Maddie couldn’t help rolling her eyes. For some reason, her parents had decided she had a short attention
span. Probably because she’d given up judo when she’d discovered riding—and realized it was more fun than anything else she’d ever done. What was the big deal about that? Other people were allowed to change their minds. Hadn’t Tillie totally dropped her interest in ballet after discovering boys a couple of years ago? And one of her younger brothers, Tyler, seemed to come up with a new hobby every few weeks.
“Don’t worry, I still like soccer,” she assured her father.
“Good. Because you’re terrific at it.” He glanced over at her. “Besides, it’s the type of activity you’ll always be able to enjoy. It’s easy to pick up anywhere in the country—or the world, for that matter.”
Maddie shot him a surprised look, but he’d returned his gaze to the road. Why would he say something like that? Was it a hint? Did he think the Air Force was going to transfer Mom again? Maddie hoped not. After being there for more than two and a half years, Northern California felt like home. She had good friends there, she liked her school, and she’d probably make varsity basketball next year. And then there was Cloudy. . . .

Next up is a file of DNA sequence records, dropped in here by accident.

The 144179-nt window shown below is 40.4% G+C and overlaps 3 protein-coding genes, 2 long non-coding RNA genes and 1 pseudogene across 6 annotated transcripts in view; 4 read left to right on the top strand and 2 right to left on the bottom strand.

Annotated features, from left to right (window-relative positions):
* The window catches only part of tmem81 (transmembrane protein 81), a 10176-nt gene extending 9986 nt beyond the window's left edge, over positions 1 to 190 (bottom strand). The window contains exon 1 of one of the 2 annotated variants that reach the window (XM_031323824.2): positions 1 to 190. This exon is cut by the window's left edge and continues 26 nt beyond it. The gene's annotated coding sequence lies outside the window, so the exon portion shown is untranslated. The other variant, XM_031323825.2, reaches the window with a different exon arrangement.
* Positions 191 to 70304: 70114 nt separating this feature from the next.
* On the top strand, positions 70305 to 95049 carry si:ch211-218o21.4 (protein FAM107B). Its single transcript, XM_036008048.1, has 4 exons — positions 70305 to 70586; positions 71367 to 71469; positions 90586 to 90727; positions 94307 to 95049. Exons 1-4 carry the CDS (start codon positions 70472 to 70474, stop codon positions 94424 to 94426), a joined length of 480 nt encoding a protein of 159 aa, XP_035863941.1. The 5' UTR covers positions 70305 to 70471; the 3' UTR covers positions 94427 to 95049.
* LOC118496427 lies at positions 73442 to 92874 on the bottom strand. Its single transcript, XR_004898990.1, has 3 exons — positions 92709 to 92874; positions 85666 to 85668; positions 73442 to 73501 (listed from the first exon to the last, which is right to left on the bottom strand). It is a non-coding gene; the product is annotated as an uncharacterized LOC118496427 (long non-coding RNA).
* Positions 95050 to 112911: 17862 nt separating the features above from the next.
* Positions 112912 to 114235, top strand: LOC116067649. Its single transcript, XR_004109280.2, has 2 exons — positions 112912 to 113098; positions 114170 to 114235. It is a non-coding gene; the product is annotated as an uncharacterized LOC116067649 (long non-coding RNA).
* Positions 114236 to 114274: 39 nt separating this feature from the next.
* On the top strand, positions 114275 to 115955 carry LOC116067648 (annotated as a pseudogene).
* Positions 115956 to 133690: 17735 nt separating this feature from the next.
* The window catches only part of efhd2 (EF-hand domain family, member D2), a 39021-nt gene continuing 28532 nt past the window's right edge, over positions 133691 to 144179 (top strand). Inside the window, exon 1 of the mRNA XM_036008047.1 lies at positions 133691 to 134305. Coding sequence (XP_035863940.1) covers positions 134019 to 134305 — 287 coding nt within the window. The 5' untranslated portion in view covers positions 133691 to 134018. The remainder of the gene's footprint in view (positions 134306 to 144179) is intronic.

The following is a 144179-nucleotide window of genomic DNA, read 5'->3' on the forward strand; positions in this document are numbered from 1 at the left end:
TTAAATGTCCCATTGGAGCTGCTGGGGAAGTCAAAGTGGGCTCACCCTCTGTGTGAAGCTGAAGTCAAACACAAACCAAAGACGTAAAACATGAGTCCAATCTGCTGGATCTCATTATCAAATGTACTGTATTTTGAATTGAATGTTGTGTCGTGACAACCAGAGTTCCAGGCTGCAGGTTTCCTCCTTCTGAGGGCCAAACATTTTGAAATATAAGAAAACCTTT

Just then the familiar Solano Stables sign came into view up ahead. “Here we are,” her father said. “Told you I’d get you here in plenty of time.”
“Yeah.” Maddie pushed her worries out of her mind. Why freak out about something that hadn’t happened yet? “Thanks, Dad.”
Maddie breathed in deeply as she hurried into Solano Stables. She loved the smell of the barn—a combination of horses, hay, leather, and fresh air.
The barn office was just inside the main entrance. Two of Maddie’s friends were standing in front of the bulletin board by the door. Victoria and Valerie, better known as Vic and Val, were identical twins. They were also the reason Maddie had started riding. Vic had sat behind Maddie in fifth grade homeroom, and she’d spent so much time chattering about the riding lessons she and her sister had just started that Maddie had decided to give it a try—and the rest was history.